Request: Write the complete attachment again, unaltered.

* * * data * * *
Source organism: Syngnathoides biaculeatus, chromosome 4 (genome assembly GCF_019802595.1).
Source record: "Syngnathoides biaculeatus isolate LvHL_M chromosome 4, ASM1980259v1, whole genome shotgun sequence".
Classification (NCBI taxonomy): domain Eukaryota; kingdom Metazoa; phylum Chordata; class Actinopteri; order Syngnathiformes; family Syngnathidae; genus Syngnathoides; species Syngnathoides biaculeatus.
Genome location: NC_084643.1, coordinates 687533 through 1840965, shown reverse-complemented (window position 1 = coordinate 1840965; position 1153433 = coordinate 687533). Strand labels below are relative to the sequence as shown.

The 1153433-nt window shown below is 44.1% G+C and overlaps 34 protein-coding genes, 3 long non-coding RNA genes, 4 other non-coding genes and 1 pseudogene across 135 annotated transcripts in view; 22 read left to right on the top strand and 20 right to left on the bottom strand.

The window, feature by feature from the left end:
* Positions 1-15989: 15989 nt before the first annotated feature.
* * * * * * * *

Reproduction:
Source organism: Syngnathoides biaculeatus, chromosome 4 (genome assembly GCF_019802595.1).
Source record: "Syngnathoides biaculeatus isolate LvHL_M chromosome 4, ASM1980259v1, whole genome shotgun sequence".
Classification (NCBI taxonomy): domain Eukaryota; kingdom Metazoa; phylum Chordata; class Actinopteri; order Syngnathiformes; family Syngnathidae; genus Syngnathoides; species Syngnathoides biaculeatus.
Genome location: NC_084643.1, coordinates 687533 through 1840965, shown reverse-complemented (window position 1 = coordinate 1840965; position 1153433 = coordinate 687533). Strand labels below are relative to the sequence as shown.

The 1153433-nt window shown below is 44.1% G+C and overlaps 34 protein-coding genes, 3 long non-coding RNA genes, 4 other non-coding genes and 1 pseudogene across 135 annotated transcripts in view; 22 read left to right on the top strand and 20 right to left on the bottom strand.

The window, feature by feature from the left end:
* Positions 1-15989: 15989 nt before the first annotated feature.